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Gumming Up the Finances of State and Local Government

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By Lowell L. Kalapa

Elected officials at both the state and county level bemoan the lack of financial resources to take care of all of the demands made by the public for services and programs.
At both the state and county level, elected officials have resorted to some novel strategies to get their hands on funds that they so desperately want to spend to keep their constituents happy. The most infamous strategy is the raiding of dedicated or special funds. At the state level, lawmakers have resorted to raiding special funds for the last nine years, taking funds that they declare are “in excess” of the needs of the program for which the special funds were collected.
The special funds which were either proposed to be raided or were actually raided to balance the general fund spending plan, ranged anywhere from the animal quarantine special fund to the tobacco enforcement fund to the spouse and child abuse special accounts in the judiciary and the department of human services.
At the local level, the City & County of Honolulu has raided its sewer special fund and utilized highway user tax revenues to shift funds back to the general fund to pay for police officer pay raises. Meanwhile, county officials contemplate a possible increase in sewer fees to fill up the sewer fund again.
It is not a pretty picture when one realizes that there just is not enough money to cover all of the bills on government’s plate without having to resort to extraordinary strategies such as raiding special funds or deferring contributions to the employees’ retirement fund. These actions should serve as a big red flag that things are not well in the house of cards elected officials have created over the years. Unless fiscal discipline is applied, the taxpayers of Hawaii will be in dire jeopardy of disaster in the form of a government that will not be able to pay its bills or the reality that the burner will be even hotter as the heat in tax hell rises with new or higher taxes.
Apparently lawmakers believe that the economy will turn the corner and the state will once again be rolling in dough. The problem is that the level of spending the state and counties currently implement is based on an unusual blip in the island economy that will never return. It was the boom time of the late 1980’s and early 1990’s when foreign investors fed the tax furnace and therefore the fervor to spend like crazy. And government took advantage of the blind foolishness and extracted all sorts of resources from these investors from impact fees for golf courses to permitting fees for the privilege of doing business in Hawaii.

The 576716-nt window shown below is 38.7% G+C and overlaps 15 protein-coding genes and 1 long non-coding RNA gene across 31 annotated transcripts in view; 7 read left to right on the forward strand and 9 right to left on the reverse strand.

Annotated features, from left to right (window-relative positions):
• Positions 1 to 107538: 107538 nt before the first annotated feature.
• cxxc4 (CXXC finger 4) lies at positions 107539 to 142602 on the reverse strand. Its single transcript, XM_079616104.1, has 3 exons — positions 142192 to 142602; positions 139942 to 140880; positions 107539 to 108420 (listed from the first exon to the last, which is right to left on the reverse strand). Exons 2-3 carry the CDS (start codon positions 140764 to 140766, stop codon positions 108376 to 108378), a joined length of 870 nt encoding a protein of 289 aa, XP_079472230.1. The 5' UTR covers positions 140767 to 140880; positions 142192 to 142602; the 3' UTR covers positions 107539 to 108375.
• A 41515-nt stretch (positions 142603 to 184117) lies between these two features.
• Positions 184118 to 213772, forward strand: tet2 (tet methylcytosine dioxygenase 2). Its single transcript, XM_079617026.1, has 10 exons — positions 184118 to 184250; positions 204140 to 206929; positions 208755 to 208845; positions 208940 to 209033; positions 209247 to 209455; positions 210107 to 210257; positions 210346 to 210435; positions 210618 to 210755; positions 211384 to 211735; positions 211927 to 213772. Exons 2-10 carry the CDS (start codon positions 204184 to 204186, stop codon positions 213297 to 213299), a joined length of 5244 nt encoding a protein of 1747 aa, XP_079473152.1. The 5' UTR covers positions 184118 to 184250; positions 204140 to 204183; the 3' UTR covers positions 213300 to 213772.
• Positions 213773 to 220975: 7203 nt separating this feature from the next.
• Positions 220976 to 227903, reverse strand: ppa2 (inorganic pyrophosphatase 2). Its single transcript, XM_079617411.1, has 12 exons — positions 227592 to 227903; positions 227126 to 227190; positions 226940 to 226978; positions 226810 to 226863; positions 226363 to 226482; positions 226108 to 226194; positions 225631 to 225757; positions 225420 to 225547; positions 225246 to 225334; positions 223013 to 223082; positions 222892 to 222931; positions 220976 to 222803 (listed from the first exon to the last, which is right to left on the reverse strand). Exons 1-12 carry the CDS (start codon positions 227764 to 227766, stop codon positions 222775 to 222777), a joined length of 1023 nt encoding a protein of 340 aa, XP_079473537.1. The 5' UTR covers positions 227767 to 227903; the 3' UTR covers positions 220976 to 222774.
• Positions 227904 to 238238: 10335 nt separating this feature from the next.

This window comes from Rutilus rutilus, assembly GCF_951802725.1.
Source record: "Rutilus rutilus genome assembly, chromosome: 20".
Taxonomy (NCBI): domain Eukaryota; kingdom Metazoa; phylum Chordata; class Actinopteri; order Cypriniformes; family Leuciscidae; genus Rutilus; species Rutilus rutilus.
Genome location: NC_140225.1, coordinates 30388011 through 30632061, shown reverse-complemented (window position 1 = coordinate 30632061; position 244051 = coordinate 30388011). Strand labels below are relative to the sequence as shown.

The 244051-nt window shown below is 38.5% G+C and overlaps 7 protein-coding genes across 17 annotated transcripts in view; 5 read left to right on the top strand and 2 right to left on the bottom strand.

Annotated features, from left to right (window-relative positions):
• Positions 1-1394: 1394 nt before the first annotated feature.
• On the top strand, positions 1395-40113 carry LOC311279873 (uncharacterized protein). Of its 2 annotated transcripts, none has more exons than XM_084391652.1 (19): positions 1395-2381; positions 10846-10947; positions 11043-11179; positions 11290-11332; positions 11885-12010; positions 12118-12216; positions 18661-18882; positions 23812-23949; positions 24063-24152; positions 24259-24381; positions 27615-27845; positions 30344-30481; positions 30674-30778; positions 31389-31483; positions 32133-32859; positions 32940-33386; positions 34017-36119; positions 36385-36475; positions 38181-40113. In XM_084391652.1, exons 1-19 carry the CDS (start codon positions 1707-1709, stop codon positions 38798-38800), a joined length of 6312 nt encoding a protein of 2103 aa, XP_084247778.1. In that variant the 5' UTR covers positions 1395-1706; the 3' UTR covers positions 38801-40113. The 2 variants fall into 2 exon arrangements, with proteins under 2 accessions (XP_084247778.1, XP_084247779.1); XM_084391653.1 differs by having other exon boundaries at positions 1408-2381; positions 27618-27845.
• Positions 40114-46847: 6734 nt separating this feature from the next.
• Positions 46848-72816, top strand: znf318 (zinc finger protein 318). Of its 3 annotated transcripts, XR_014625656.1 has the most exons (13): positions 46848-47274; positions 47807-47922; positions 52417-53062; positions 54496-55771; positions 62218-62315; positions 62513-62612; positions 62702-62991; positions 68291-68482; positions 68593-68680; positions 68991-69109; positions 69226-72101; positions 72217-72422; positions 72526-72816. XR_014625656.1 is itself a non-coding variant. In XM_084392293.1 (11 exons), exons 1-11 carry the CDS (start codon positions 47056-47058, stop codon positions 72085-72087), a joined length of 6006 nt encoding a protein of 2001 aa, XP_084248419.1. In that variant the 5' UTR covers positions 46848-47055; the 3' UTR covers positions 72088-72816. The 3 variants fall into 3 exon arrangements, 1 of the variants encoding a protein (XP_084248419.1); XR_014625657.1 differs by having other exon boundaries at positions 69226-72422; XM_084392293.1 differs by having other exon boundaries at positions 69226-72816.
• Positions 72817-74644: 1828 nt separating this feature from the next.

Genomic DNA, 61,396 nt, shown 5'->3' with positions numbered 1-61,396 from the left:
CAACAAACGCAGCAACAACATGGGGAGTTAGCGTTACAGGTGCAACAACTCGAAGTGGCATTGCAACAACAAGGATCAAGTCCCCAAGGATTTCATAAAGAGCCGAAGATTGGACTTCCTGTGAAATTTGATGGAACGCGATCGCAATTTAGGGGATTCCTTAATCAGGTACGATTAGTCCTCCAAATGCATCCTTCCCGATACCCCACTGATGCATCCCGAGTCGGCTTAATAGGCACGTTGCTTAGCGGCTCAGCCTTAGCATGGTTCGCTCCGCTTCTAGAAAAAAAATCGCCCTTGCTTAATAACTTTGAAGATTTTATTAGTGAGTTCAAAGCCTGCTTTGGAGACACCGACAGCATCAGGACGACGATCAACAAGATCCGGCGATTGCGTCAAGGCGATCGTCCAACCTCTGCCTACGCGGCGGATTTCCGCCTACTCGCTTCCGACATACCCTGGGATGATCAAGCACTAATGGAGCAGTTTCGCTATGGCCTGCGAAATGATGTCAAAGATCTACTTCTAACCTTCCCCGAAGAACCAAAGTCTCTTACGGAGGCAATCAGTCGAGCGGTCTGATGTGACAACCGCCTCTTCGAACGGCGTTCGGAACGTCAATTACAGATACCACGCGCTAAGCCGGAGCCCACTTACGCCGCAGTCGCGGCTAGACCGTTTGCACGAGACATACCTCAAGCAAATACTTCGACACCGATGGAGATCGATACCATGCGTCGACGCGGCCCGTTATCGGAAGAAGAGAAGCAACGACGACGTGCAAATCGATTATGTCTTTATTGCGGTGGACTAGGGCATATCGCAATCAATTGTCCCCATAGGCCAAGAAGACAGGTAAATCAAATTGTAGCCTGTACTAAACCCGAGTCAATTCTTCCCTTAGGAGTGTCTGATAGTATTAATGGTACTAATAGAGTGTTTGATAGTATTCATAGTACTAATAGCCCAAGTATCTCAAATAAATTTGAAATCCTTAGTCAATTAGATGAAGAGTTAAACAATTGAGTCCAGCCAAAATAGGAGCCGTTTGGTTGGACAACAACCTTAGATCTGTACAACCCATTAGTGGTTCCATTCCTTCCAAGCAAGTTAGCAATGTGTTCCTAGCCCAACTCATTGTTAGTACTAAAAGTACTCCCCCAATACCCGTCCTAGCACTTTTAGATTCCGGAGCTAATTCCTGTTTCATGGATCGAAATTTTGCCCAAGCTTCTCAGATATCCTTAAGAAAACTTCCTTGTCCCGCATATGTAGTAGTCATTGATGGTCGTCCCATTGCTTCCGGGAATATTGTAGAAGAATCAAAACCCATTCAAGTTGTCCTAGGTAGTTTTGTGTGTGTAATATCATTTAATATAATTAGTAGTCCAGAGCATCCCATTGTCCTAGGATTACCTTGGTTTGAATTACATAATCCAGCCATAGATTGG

The late 1980’s and early 1990’s was also the time when the legislature imposed the brand new transient accommodations or hotel room tax for the initial purpose of paying for a state convention center. When lawmakers dragged their feet on the decision on where the convention center was to be located, lawmakers took the transient accommodations tax collections and threw them into the general fund that spawned all sorts of new programs and services before they were turned over to the counties.
Once that money went to the counties and the funds that had been stowed away in special funds from the huge surpluses of the 1980’s had been spent, state government plunged into a decade-long struggle with finances. Not only did the weak economy put a damper on state finances, but then lawmakers thought they could jump start the economy with all sorts of tax incentives which further drained the state treasury.
Similarly at the county level, when the TAT windfall rained down on the counties they used it to allow county officials to avoid raising property tax rates on residential property while keeping higher rates on non-residential property.
The point of the matter is that tax revenues are not going to recover any time too soon. However, if elected officials want to avoid defaulting on bills coming due, like debt service on bonds issued by the state and counties, then elected officials will have to bite the bullet and begin to set priorities for those limited state and county tax dollars. Cutting expenditures is never a pretty sight and, yes, there will be those who will rant and rave that spending cuts will impoverish the future of our community.
However, unless those spending reductions are made, all of us as taxpayers will end up being impoverished as elected officials dig deeper and deeper into our pocketbooks to pay for programs that we can well do without. The question is whether or not elected officials will have the political will to make those spending cuts to return fiscal integrity to our government.

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